We authors often think our books are our beloved offspring. We give birth to them, we nurture and guide them, and when we’ve done all we can to make them strong and smart, off they go into the world, carrying with them our hopes and dreams.
But while I consider my finished books my children, starting a new book is more like making a baby—less maternal than amorous. Venturing into a new writing project is like beginning a new love affair.
When my radar picks up a new story idea, I approach cautiously, with both optimism and trepidation. From a distance it looks cute, but up close will it seem quite so attractive? Or will I be disappointed as its flaws become evident? What will its personality be like? Will it be easy to get along with, or will it fight with me and skewer my ego? Will we stay together for the long haul, or will I want to kick it to the curb by chapter three?
I start out slowly, feeling it out, sizing it up. Should I open the story in this character’s point of view or in that one’s? On the beach or in the kitchen? With a cold body or with a hot kiss? Should I confront this new story audaciously (“Let’s get naked, dude!”), edge into things carefully (“Excuse me, do you have the time?”) or opt for something in between?
I try different approaches and test its response. Does it start opening up, or does it shut down?
Getting to know a new story takes time. It reveals some parts of itself and conceals others. I need to discover its personality—is it funny? dramatic? whiz-kid smart? slacker-mellow? I’ve got to discover its rhythm—ambling? jogging? tearing down the road on a Harley, spewing plumes of dust in his wake?
I want the relationship to work. I put a lot of effort into it. In fact, too often I find myself putting most of the effort into it, while the story just lazes in bed, offering an occasional, “If you want,” or “Whatever.”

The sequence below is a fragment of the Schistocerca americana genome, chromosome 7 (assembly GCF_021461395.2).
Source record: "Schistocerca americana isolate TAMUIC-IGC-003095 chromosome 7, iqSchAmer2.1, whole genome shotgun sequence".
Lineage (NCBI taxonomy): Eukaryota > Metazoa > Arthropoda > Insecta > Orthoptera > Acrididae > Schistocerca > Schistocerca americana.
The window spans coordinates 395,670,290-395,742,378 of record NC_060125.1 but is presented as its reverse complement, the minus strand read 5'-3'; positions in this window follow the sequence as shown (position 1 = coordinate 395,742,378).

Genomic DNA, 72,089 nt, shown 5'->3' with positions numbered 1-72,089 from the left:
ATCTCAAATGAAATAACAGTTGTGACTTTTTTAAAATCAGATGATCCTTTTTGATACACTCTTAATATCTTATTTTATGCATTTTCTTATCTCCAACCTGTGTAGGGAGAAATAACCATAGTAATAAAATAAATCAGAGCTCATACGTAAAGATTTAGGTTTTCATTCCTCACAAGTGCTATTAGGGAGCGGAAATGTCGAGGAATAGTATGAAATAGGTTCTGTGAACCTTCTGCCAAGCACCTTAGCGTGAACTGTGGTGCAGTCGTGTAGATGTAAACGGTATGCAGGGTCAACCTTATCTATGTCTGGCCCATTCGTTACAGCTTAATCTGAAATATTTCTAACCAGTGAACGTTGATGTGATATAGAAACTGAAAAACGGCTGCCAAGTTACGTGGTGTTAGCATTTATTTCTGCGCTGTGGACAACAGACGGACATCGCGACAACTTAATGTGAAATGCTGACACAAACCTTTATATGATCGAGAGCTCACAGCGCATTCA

Gradually, I get comfortable around the story. No more advances and retreats. No more self-doubt and questioning (kitchen or beach? corpse or kiss?) Things seem to be progressing, so I let down my guard and start to trust it—and myself.
In time I reach the end of the third chapter, or the twenty-thousand-word point, or the first crisis in my plot. In other words, the end of the beginning. In other words, Commitment Time. Time to assess things and see whether this affair is really worth pursuing. Do I conclude that the more I get to know the story, the more I like it? Or is it turning out to be a dud? Maybe it’s too stubborn, or too withdrawn, unable to share itself with me. Maybe it’s boring.
It’s so gorgeous, I might choose to give the relationship a little more effort and see if I can get things moving in the right direction. On the other hand, gorgeous or not, maybe I should just cut my losses and show it the door. Some potential books, no matter how hunky, simply aren’t worth it.
All my new projects are appealing when they first present themselves. They look so dazzlingly handsome from a distance, when they’re more imagination than reality. They beckon, they arouse my fantasies, they suck me in and make me want to give my soul to them in a gift-wrapped box. But then I start getting to know them...and some of them turn out to be major losers, regardless of their bedroom eyes and six-pack physiques and alluringly husky voices.
Despite knowing that a new project may not turn out to be the love of my life, or even a satisfying fling, I hope with each new project that this time I won’t wind up nursing a broken heart. I begin every new manuscript believing this is The One, this project will fulfill my every desire and the love affair will last until I type “The End.”
That’s the beauty of starting a new book: it’s something to believe in. It teems with promise. You always hope, as that sexy sweetheart of a story looms into view, that it will turn out to be the real thing.